Studios Keep Cranking Out Movie Merch Even as Film Release Dates Get Delayed
Like many people, we have indulged in creating either mental or physical lists of what we wish to do when we're able to get back to "normal" life. While stay-at-home orders have allowed for home-based film viewings, nothing beats heading to a theater to catch a new flick. Despite not being able to do so, we and our fellow cinephiles can still purchase movie merch tied to some of the biggest releases of 2020—even as those films see their release dates moved to later this year and beyond.
— Jonathan Landrum Jr. (@MrLandrum31) May 12, 2020
The world of movie merch has provided us with an abundance of content over the years, because studios will forever love to connect productions to products that further the works’ scope. It should come as no surprise, then, that both to please fans and to try to fend off financial losses companies are going ahead with plans to market promotional merchandise. Thanks to retail stores and e-commerce opportunities, fans can buy novelties such as toys and books, and their ability to do so makes for a great look at the psychology behind consumerism.
The Associated Press engaged in such an examination by looking at the movie merch linked to films like “Black Widow,” “Minions: The Rise of Gru,” “Onward” and “Top Gun: Maverick.” Like with our mention of studios’ desires to limit economic hurt stemming from the pandemic, the AP exploration touches on those hopes by noting that some products might be available on clearance, providing the obvious conclusion that is better to make a few dollars than none.
While we cannot downplay the need to generate revenue, we find it more interesting to address the emotional bonds that movie merch can engender or strengthen among film buffs. We have chronicled the enthusiasm that people felt over having “Baby Yoda” products and the subsequent frustration that ensued when they had to endure a wait for said merch. Though not a movie, “The Mandalorian” series in which that character appeared serves as a great lesson for studios and their television/film peers that they, if possible, should have goods ready before or during their handiwork’s run. And, in the case of these films, that's likely what happened, as advance production schedules likely mean the merch for these movies has been in the works for some time now.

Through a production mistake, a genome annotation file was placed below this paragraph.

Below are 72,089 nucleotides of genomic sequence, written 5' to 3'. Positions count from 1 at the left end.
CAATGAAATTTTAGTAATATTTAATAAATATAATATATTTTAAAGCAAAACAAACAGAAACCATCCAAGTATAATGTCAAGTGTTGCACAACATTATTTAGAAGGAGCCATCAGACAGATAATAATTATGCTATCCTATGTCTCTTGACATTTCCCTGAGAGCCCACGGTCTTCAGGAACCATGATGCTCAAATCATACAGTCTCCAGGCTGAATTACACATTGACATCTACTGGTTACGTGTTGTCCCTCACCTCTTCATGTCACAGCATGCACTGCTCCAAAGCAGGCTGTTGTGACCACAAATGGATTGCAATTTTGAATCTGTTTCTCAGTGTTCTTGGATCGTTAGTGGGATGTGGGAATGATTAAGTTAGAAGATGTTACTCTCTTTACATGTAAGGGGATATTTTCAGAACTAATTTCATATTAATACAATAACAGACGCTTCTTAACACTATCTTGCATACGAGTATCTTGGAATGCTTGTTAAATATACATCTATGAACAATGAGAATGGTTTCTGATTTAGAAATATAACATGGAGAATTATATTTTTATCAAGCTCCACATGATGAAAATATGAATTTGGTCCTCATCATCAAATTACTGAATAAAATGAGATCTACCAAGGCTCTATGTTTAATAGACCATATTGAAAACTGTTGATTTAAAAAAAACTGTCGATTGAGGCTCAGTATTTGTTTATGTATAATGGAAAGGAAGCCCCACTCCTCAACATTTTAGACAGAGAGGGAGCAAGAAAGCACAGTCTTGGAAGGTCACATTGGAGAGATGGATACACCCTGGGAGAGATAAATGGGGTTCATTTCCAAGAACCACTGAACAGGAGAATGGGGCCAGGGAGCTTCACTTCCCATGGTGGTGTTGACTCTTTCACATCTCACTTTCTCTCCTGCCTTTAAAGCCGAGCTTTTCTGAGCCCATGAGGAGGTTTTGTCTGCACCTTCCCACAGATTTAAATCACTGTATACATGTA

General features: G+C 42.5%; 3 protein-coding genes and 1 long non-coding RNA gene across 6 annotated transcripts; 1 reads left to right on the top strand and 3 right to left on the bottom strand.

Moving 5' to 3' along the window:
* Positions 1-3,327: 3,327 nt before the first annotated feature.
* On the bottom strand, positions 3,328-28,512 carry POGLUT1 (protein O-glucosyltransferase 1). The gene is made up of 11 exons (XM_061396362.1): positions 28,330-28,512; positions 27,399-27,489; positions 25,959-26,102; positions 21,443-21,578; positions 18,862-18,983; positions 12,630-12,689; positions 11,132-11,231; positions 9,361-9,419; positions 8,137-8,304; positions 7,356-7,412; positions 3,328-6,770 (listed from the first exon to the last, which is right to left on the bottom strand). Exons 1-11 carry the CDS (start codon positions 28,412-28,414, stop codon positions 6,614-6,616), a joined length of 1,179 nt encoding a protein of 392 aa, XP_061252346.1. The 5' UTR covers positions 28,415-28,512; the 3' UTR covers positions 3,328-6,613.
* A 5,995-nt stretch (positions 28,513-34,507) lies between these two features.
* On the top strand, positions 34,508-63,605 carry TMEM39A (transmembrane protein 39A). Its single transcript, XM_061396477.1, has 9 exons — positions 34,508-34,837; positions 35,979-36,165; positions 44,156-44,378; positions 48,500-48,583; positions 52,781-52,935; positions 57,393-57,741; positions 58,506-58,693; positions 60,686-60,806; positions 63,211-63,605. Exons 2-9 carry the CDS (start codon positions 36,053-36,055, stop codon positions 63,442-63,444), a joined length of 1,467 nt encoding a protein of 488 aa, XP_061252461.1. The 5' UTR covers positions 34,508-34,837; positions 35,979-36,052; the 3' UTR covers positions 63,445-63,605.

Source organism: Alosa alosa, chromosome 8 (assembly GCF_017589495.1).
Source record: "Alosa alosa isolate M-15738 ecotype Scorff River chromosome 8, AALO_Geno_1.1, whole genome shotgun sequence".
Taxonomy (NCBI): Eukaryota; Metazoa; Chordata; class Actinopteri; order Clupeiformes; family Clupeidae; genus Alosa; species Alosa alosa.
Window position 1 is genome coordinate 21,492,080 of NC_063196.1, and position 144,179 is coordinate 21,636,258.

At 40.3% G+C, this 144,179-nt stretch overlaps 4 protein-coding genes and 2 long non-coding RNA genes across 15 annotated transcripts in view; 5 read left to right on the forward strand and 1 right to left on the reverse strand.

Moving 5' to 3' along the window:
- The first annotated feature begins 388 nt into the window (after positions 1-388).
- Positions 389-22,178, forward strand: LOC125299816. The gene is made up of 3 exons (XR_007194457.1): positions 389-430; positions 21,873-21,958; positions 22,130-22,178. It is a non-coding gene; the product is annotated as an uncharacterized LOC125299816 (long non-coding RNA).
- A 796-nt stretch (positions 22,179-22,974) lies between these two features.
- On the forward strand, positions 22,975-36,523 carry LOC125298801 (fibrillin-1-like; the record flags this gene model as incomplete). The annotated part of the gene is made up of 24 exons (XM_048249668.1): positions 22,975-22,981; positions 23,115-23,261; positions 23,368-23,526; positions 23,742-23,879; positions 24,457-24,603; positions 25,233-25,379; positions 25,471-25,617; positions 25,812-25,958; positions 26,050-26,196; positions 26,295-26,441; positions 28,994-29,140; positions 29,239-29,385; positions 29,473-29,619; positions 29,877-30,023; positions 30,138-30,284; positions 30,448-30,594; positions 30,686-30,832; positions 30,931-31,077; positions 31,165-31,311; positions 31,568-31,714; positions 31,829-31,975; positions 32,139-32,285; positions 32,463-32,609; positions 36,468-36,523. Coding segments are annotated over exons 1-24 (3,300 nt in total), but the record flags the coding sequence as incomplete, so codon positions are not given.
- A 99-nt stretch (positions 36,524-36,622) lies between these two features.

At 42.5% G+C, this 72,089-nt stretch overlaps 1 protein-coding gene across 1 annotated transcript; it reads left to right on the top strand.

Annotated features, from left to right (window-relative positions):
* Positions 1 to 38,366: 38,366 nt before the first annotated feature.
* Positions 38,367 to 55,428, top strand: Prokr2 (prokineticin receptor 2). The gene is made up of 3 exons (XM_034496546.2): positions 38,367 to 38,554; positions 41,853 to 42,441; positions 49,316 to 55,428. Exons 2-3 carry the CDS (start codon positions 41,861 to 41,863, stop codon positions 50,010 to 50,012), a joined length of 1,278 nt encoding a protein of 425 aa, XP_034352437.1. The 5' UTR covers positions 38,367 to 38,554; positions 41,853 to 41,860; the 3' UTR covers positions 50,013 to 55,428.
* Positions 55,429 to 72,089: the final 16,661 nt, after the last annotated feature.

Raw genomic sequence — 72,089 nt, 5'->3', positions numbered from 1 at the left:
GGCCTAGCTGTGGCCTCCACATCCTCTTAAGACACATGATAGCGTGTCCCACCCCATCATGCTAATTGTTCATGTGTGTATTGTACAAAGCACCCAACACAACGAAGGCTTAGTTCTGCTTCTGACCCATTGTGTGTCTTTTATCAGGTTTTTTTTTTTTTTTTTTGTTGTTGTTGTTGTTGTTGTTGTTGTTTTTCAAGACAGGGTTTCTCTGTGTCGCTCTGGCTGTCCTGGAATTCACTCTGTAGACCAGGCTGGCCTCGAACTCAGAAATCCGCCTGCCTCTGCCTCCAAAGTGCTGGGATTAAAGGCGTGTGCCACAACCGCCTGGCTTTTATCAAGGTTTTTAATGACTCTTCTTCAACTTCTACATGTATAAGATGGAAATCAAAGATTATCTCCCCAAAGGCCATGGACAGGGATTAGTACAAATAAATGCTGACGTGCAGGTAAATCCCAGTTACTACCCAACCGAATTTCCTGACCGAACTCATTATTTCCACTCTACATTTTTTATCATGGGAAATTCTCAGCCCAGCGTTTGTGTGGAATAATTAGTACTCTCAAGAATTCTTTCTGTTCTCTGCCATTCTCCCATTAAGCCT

With respect to movie merch that is appearing now, while consumers pine for new titles to drop, we'd argue that there will likely be little sullying of their admiration for content if the products come out long before the films. We feel bold enough to contend that because audiences are so starved for products that mesh with the in-waiting theater offerings that they will scoop up the movie merch as it appears and not lose a bit of their affinity for it as they cross off calendar days. Absence customarily makes the heart grow fonder, and while the hope for movies to return will give credence to that saying, the availability of movie merch should make the power of that absence feel a little less overwhelming.